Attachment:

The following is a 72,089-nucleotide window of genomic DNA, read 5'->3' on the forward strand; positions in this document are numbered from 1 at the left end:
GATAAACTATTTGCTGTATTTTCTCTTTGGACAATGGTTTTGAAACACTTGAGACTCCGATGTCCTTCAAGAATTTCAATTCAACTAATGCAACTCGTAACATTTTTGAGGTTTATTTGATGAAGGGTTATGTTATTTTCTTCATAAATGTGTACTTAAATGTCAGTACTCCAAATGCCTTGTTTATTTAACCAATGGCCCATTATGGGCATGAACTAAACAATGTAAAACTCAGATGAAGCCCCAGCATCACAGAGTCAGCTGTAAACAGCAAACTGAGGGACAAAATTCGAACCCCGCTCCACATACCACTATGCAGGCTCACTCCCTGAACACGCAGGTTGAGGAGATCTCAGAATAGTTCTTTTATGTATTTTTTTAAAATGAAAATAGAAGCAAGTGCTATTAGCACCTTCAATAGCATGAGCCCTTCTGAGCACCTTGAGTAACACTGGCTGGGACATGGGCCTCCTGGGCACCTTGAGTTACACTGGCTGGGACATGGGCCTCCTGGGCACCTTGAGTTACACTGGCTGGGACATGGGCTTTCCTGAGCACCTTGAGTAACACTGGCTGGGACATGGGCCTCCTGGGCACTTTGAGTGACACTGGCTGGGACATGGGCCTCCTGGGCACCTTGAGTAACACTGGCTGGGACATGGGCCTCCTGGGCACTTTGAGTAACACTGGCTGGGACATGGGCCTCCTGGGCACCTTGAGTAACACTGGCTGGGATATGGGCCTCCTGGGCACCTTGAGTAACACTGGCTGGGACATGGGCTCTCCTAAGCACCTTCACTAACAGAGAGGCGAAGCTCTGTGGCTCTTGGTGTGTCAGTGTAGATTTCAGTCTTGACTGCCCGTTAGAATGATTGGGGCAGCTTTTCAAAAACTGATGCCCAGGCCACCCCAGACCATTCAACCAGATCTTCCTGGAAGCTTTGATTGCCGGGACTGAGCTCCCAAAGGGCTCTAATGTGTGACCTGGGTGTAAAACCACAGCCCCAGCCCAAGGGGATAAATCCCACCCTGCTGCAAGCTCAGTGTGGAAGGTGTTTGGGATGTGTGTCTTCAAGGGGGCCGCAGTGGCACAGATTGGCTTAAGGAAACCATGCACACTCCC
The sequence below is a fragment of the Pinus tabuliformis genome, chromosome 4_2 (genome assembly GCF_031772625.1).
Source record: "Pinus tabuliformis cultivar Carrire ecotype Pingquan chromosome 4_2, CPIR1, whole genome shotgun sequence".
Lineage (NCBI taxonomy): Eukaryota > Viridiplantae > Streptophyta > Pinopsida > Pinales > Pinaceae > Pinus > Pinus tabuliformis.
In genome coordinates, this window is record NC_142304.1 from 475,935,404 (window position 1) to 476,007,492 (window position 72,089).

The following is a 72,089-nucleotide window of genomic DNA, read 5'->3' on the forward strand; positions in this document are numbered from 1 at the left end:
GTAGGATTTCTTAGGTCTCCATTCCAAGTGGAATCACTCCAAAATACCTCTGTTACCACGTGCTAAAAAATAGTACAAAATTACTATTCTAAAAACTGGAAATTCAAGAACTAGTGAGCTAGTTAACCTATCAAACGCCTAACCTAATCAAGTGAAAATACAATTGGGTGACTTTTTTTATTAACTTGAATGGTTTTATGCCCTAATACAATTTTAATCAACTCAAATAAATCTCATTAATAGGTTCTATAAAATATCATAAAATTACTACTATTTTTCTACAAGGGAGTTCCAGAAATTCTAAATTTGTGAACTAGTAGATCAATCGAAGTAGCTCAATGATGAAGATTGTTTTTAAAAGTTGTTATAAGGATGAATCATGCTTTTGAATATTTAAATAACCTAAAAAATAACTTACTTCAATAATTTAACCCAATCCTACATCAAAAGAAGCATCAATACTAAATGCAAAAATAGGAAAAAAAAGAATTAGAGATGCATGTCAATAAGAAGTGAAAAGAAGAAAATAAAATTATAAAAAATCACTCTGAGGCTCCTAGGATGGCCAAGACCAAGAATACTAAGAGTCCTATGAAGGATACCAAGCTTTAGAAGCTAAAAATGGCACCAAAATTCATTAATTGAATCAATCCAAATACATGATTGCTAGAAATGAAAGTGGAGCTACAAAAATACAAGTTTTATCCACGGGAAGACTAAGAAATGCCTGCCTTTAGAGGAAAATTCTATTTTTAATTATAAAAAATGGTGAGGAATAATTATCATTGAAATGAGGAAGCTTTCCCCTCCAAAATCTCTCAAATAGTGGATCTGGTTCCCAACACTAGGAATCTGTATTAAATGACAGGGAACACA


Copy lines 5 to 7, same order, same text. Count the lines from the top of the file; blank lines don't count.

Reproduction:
Lineage (NCBI taxonomy): Eukaryota > Viridiplantae > Streptophyta > Pinopsida > Pinales > Pinaceae > Pinus > Pinus tabuliformis.
In genome coordinates, this window is record NC_142304.1 from 475,935,404 (window position 1) to 476,007,492 (window position 72,089).

The following is a 72,089-nucleotide window of genomic DNA, read 5'->3' on the forward strand; positions in this document are numbered from 1 at the left end: